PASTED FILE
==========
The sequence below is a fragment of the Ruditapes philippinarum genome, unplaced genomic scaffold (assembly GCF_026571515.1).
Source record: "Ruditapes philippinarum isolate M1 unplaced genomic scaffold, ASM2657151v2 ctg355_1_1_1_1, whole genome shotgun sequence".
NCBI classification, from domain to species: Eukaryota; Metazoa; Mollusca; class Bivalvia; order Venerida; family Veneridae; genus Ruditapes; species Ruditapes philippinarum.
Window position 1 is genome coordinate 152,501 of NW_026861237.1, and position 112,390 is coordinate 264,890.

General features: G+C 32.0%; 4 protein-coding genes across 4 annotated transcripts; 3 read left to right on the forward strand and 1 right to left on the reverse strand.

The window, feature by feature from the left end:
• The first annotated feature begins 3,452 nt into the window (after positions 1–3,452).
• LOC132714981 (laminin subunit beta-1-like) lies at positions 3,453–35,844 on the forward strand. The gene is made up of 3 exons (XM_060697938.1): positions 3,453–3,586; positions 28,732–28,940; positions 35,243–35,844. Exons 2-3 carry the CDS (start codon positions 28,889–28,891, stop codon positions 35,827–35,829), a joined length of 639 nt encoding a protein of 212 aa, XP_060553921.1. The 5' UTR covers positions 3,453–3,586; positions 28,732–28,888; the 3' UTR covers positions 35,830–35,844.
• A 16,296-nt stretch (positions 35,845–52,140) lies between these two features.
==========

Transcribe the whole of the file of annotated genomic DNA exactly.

The sequence below is a fragment of the Ruditapes philippinarum genome, unplaced genomic scaffold (assembly GCF_026571515.1).
Source record: "Ruditapes philippinarum isolate M1 unplaced genomic scaffold, ASM2657151v2 ctg355_1_1_1_1, whole genome shotgun sequence".
NCBI classification, from domain to species: Eukaryota; Metazoa; Mollusca; class Bivalvia; order Venerida; family Veneridae; genus Ruditapes; species Ruditapes philippinarum.
Window position 1 is genome coordinate 152,501 of NW_026861237.1, and position 112,390 is coordinate 264,890.

General features: G+C 32.0%; 4 protein-coding genes across 4 annotated transcripts; 3 read left to right on the forward strand and 1 right to left on the reverse strand.

The window, feature by feature from the left end:
• The first annotated feature begins 3,452 nt into the window (after positions 1–3,452).
• LOC132714981 (laminin subunit beta-1-like) lies at positions 3,453–35,844 on the forward strand. The gene is made up of 3 exons (XM_060697938.1): positions 3,453–3,586; positions 28,732–28,940; positions 35,243–35,844. Exons 2-3 carry the CDS (start codon positions 28,889–28,891, stop codon positions 35,827–35,829), a joined length of 639 nt encoding a protein of 212 aa, XP_060553921.1. The 5' UTR covers positions 3,453–3,586; positions 28,732–28,888; the 3' UTR covers positions 35,830–35,844.
• A 16,296-nt stretch (positions 35,845–52,140) lies between these two features.